What has been your most rewarding experience with your writing process? Like most writers, I love the a-ha! moment when an idea or a character’s voice is clarified, and I adore the actual writing when I’m ‘in the zone,’ losing all track of time and place and being a vessel through which the story pours onto the keyboard. But unlike most writers, I love editing my work. For me, that’s when I can take my words and really discipline them into the story I want to tell.
Have you had a negative experience in your writing career? If so please explain how it could have been avoided? Probably about 50% of what I wrote for Risking Exposure ended up in the ‘deleted scenes’ folder. Basically, I had to find my story by writing my way into it. That was a long, often frustrating process. So as I’ve begun writing the sequel, I’ve done a better job in planning the individual character arcs before I start writing.
What has been your most rewarding experience in your publishing journey? Connecting with readers in person and online is amazing. I’ve had readers seek me out at community events and drop me emails about my book. A reader in Australia placed Risking Exposure on her list of favorite books of all time, interviewed me for her blog, and hosted a giveaway!
Have you had a negative experience in your publishing journey? If so please explain how it could have been avoided? The amount of time it takes to market a book has been a learning experience. I work a full-time job, so finding time to both write and market is tough.
What one positive piece of advice would you give to other authors? The more you read and the more write, the better your own writing becomes. So keep writing!
Who is your favorite author and why? I have many favorites – Stephen King because he’s a master storyteller, Gayle Forman because of her spare, powerful use of words, Suzanne Fisher Staples because of her lush portrayals of foreign cultures, Markus Zusak because of his ability to write from unusual points of view, Ellen Hopkins because of her unique novels in verse, the list goes on!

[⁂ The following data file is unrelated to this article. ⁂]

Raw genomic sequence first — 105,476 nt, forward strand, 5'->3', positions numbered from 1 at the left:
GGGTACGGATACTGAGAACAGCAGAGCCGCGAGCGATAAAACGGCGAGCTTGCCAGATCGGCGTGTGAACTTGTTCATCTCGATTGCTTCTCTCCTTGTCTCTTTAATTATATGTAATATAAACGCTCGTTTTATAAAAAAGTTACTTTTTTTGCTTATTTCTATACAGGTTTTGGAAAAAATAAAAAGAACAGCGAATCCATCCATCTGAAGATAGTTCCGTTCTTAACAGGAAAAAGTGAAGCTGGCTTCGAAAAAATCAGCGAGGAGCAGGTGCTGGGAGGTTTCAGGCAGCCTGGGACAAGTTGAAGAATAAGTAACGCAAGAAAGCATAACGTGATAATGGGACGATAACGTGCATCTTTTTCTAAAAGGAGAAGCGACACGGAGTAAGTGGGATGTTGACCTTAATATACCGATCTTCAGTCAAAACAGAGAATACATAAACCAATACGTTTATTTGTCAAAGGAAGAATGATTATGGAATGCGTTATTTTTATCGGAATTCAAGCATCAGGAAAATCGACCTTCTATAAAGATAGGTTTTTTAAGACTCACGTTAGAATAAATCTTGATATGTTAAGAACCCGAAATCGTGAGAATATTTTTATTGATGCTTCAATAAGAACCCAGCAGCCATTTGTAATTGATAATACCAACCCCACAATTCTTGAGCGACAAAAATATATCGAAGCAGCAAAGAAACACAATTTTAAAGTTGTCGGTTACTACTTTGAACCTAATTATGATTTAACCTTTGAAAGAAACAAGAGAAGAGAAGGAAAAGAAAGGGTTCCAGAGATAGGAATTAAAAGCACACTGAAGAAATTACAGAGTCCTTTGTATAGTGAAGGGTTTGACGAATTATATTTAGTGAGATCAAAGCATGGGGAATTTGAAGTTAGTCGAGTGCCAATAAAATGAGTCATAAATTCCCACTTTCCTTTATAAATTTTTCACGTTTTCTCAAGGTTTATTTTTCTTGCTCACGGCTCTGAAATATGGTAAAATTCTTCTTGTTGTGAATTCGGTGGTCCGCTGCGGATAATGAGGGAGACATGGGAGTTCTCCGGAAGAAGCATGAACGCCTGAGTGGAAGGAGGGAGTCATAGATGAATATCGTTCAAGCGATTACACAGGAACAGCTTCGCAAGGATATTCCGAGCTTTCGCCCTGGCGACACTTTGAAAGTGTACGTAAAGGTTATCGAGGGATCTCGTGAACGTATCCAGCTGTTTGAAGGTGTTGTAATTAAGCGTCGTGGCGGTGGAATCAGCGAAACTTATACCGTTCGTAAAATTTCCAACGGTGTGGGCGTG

Is there anything else that you would like to share with us? The historical research I did while writing this book was an adventure in itself! It started with the US Memorial Holocaust Museum and the Library of Congress in Washington DC, moved to the March of Dimes, YouTube, and the city archives on location in Munich, Germany. Yes, I went to Germany to research my book Smile I love sharing the research/exploration experience, so I’ve put together a presentation describing the process. I’ve delivered the presentation to hundreds of people in person, and can make it available on Skype or Facetime.
Munich, 1938. Nazi Germany. War is on the horizon. The law makes fourteen-year old Sophie Adler a member of Hitler Youth; her talent makes her an amateur photographer.
Then she contracts polio. During her long hospitalization, her Youth leader supplies her with film. Photographs she takes of fellow polio patients are turned into propaganda, mocking people with disabilities. Sophie is now an outsider, a target of Nazi scorn and possible persecution. Her only weapon is her camera.
Will she find the courage to separate from the crowd, photograph the full truth, and risk exposure?
Genre: YA historical fiction novel.